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Cup Changes Not to Conner's Liking : Sailing: New boats, protest rules take heat from defending champion.


SAN DIEGO — Nobody ever played the America's Cup game better than Dennis Conner, but now they've gone and changed the rules on him.

The master of the 12-meters sees not the lumbering aluminum trucks that he drove so well but new, light high-tech boats built of space-age materials that may break if the crew exhales all at once.

"The boats will be . . . not as safe to sail . . . a handful," Conner said.

And the genius of gamesmanship sees no protest rooms but on-the-water judges who won't be swayed by post-mortem explanations of fouls that occur.

"I see this as taking away a potential advantage for the American defense, which I'm not thrilled about," Conner said.

Conner, the sailor who never liked to go to sea without feeling he had an edge, now will have to look elsewhere--or, just plain out-sail the opposition, as he's also been known to do.

Conner was sizing up--or setting up--that opposition Thursday when the three syndicates that will compete to defend the Cup for the San Diego Yacht Club in 1992 met at a luncheon sponsored by the America's Cup Organizing Committee. It was a sellout of 600 at $20 a pop--$30 at the door--and a number were turned away.

The trophy itself arrived with its full-time keeper, Jack Keith, in one of Paul the Greek's rented chauffeured limos. Few Cup competitors travel so well. Is Cup fever catching on already?

Conner and the Cup have become a familiar couple since an official of the Royal Perth Yacht Club handed it to him Down Under nearly four years ago. New players introduced Thursday were Bill Koch, a serious sailor with serious bucks--he's been identified as a "billionaire" industrialist--and David Lowry, a real estate developer and San Diego YC member who brought the Beach Boys into the event, with '84 Olympic silver medalist John Bertrand of Newport Beach as skipper.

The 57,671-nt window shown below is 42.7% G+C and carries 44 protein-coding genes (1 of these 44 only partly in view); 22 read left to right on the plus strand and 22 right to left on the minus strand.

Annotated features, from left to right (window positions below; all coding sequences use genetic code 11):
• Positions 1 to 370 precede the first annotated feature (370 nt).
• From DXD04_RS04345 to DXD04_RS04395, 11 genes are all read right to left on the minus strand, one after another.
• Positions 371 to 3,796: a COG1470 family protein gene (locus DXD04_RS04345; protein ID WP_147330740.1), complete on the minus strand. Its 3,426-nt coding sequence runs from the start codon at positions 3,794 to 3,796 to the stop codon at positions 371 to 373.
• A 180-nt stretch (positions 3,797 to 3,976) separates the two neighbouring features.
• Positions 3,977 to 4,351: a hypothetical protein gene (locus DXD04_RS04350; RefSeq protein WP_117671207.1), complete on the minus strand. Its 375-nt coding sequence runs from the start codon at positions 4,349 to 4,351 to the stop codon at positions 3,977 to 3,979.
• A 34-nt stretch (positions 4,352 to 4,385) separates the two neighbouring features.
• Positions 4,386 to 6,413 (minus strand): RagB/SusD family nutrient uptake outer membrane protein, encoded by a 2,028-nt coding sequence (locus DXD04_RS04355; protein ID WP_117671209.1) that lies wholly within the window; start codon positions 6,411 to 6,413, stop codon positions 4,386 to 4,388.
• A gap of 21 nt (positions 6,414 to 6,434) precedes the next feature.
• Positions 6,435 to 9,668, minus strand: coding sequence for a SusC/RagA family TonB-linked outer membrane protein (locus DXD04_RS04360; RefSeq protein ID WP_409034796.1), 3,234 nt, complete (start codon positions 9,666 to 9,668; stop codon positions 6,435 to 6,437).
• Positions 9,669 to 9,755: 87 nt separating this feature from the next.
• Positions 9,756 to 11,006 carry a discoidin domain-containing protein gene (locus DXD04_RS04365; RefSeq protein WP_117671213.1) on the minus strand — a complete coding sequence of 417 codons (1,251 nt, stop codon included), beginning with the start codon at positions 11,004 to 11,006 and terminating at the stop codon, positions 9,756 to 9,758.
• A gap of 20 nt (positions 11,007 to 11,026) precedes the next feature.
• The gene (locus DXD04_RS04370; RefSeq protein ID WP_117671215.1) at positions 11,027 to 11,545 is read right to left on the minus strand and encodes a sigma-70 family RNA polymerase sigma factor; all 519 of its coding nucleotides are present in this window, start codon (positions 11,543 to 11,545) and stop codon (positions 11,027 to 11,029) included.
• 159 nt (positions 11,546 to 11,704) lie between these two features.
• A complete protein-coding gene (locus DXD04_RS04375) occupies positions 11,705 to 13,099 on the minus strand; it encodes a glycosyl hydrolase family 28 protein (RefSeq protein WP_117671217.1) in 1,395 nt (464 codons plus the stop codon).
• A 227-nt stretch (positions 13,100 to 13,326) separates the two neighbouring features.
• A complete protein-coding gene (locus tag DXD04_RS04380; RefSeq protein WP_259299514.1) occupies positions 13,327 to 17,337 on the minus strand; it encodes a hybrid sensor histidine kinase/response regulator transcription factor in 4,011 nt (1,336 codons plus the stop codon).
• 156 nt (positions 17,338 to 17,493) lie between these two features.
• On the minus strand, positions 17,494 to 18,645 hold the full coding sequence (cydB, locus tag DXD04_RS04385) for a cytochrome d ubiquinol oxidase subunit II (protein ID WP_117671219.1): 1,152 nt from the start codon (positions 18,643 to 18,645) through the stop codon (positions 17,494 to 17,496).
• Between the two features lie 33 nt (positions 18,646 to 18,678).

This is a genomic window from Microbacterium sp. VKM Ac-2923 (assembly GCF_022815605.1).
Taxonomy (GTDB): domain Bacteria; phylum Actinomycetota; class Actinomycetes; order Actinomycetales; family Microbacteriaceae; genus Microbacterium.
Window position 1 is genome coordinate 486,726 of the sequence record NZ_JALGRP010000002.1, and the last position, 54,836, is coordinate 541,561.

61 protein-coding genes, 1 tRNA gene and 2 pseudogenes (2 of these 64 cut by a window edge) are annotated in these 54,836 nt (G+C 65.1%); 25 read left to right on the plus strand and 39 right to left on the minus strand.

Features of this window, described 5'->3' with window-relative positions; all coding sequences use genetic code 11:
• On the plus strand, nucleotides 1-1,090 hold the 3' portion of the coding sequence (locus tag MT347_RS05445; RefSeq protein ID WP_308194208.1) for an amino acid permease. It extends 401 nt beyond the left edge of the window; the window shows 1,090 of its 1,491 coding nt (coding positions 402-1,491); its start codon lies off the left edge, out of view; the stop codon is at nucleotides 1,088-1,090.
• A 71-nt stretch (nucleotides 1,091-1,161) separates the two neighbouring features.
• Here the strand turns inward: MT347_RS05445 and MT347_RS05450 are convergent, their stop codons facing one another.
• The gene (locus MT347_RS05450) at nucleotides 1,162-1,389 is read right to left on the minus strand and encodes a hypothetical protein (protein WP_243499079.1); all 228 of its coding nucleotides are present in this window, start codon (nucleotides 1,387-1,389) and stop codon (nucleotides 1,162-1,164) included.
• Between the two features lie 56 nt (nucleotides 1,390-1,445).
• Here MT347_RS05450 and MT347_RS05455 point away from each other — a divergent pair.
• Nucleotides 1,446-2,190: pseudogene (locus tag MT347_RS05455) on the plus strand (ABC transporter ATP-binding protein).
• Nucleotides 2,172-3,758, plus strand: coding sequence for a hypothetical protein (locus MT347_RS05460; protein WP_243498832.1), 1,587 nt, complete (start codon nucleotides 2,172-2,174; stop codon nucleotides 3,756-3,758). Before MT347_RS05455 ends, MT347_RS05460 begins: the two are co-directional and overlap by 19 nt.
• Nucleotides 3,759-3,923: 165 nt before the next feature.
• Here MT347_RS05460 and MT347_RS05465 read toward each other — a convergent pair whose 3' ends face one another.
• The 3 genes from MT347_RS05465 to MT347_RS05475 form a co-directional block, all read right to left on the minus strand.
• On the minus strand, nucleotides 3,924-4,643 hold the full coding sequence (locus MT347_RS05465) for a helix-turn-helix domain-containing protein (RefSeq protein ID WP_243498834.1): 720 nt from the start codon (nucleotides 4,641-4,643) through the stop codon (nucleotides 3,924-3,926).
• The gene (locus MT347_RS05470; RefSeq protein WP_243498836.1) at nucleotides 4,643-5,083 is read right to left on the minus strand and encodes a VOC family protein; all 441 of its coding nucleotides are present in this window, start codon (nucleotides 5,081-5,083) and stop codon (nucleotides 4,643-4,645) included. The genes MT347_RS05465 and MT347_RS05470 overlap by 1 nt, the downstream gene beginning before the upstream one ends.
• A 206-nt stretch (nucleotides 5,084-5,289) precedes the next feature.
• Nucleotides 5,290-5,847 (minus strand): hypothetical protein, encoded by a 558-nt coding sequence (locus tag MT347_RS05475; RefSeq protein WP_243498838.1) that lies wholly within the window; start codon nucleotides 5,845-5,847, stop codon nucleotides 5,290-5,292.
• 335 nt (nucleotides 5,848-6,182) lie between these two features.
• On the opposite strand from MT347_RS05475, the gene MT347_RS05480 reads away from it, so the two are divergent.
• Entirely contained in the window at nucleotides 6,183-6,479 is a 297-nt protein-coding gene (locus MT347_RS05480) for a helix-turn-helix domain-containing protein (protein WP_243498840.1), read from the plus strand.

There were two other San Diego defense efforts officially approved by the ACOC until Peter Isler withdrew for lack of funding and Larry Klein's Triumph America syndicate merged with Koch's America-3 team.

Klein was fired recently, and Koch's only comment on that Thursday was: "Larry's a fine sailor, and I think he's got a fine future, and what's in the past is in the past. It's better if we wash our laundry in the laundry room and not in the press room."

Now there are indications that with the Beach Boys struggling financially, Koch also may absorb that operation. He said the possibility had been discussed.

Koch, who recently sailed his Matador-2 to the Maxi world championship, and Lowry disagreed with Conner about on-the-water judging. They like it: settle the dispute now and get on with the sailing. Since '87 the sport has seen enough litigation to last a lifetime.

Conner said: "I see some pluses and minuses. It's better for television and better for spectators.

"But from an American defense standpoint, the protests being presented in the room has always been part of the sport, and if you're good at that it gives you an advantage. I would guess that the Americans as a whole would be better in general than the challengers . . . (and) with our experience on our particular team, with (tactician) Tom (Whidden) and Dennis in the protest room, that we would be able to hold our own or have an advantage. It definitely would weaken our chances of successfully defending."

The new boats, designed with San Diego's relatively light winds in mind, will measure 75 feet--10 or 12 feet more than the 12-meters--but carry half-again more sail with two-thirds the displacement.

Asked how such a boat would fare in the gale-force winds of Fremantle, Australia, Cup veteran Paul Cayard, who heads the Italian campaign, said recently: "It would sink."

Even at San Diego, Lowry said, it will be "a little scary . . . hard to control."

Koch said: "They're going to be quite fragile. I wouldn't want to take 'em out in 20 knots of breeze."

Conner worries more that they'll make for dull racing.

"If there's a big discrepancy in the speeds of two boats, the racing won't be interesting, and as many people as we have here entered, some will be faster than others by quite a bit more than in 12-meters. If there's a five-minute difference and these boats are going around at 10 or 12 knots, you won't be able to see the other boat."

America's Cup Notes

Dennis Conner ranked his old nemesis, New Zealand, as the top challenger, with the well-funded Italian and Nippon Challenge syndicates close behind. . . . The first new International America's Cup Class boat to sail in San Diego will be one the Beach Boys bought from the French, then sold a half-share of to Bill Koch. Koch's team will sail it in January and Beach Boys skipper John Bertrand in February, preparing for the first IACC world championships in May. Conner's boat, being built in Newport, R.I., is expected to arrive in San Diego in March, but operations manager Bill Trenkle said they haven't decided whether to truck it or ship it through the Panama Canal. It's 18 feet wide. . . . The New Zealand and Japanese Bengal Bay boats--both designed by Bruce Farr and built in New Zealand, are aboard ship due to arrive Jan. 8, followed by the Italians' two boats Jan. 13 and the Nippon Challenge boat Feb. 5.

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